Was the biggest winner Dave Rennie?
Last time I looked at Australia and their rugby side, I didn’t take them that seriously. Australian rugby pre-Covid had been in a world of trouble from the top down. Raelene Castle, Israel Folau, sponsors, losses, the Rugby Championship, Australia was in a world of pain in a country where league and AFL trounced union.
Rennie, assuming they carry on to play like they did yesterday, is proof coaches make a genuine, tangible difference.
And what yesterday was about for most of us, I think, was some sort of return to normality. All Black rugby was not a forgone conclusion this year, it was possible that Ian Foster and Sam Cane would have new jobs, but would not actually execute them before year's end.
It was a return to normality in front of a crowd. And it was a reminder of sport that's played well and heavily contested is no forgone conclusion. The greatest joy is you don’t know how it's going to end. Like Australia as a country, and Australia as an economy, when they do well, we enjoy it.
There is no fun in making fun of a country that can't play the game the way they used to, and there is no fun in knowing how it's going to end.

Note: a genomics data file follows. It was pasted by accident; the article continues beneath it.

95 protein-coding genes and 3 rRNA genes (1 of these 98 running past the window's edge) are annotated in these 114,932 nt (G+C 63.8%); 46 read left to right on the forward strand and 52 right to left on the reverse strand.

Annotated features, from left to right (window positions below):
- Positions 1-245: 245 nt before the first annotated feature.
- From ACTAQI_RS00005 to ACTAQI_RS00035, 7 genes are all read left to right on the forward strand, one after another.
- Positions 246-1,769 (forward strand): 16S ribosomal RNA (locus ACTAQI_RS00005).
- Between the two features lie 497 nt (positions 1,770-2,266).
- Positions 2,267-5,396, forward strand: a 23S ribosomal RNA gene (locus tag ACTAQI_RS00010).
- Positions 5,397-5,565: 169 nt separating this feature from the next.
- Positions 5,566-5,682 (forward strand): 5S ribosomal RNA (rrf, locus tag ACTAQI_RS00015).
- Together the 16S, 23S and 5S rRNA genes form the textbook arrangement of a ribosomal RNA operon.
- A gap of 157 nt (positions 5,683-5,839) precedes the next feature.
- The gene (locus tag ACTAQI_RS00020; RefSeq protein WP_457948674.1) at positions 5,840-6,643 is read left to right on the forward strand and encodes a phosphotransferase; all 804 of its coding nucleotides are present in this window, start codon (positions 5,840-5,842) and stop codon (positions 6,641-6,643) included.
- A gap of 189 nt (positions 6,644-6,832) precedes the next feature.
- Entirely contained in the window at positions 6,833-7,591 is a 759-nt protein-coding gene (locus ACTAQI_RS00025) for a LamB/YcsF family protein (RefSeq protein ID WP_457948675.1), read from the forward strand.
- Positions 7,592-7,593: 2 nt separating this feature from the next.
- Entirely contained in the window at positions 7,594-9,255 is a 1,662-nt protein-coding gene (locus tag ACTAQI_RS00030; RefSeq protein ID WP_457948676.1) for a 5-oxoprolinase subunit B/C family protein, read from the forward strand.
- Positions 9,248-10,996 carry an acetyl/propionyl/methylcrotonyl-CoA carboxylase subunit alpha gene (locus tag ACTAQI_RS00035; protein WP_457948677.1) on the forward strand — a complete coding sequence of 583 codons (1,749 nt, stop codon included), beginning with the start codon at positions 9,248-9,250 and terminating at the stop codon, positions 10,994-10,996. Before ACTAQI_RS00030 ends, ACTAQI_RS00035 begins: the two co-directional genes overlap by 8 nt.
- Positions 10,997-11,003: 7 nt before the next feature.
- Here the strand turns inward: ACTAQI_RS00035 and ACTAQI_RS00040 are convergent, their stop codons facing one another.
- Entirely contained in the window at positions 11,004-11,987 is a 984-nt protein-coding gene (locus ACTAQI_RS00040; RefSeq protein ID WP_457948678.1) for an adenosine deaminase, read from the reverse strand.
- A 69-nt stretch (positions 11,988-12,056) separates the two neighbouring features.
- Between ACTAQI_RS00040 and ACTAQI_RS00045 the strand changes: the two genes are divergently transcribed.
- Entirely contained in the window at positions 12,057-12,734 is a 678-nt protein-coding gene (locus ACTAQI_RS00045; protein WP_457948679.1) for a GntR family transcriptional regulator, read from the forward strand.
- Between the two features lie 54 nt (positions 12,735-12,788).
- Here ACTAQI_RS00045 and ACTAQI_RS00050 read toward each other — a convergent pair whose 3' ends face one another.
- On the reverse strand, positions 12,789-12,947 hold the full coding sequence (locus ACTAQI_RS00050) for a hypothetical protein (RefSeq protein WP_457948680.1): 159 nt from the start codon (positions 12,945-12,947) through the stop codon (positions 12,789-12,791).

So those last 10 or so minutes are as good as it gets. When you're kicking from behind the halfway line and it hits the post and the game is on the line, that's what you live for as a fan. The only sadness was Australia kicked it out to end the game, which was a chink in the psychological armour. Why didn’t they back themselves? Sides of old would have, sides of old would have rather have gone down fighting than choose a draw.
But on the bigger picture, the crowd, where were they? 35,000 isn't a massive stadium, this is the All Blacks, and their first match all year, so why no sellout? Was the grey day, the rain and the wind, and the empty seats a sign of what we have become? A fearful nation in a world of psychological and economic pain?
Something is wrong when a Bledisloe Cup test doesn’t sell out. When the All Blacks play to empty yellow seats, it's not right. Let's see how Auckland goes on Sunday.
But take those 10 or 15 minutes at the end, take Australia and their ability to reinvent, take Dave Rennie and know he's yet another one of ours plying their trade globally at the highest level, and all in all, that was an awesome Sunday afternoon.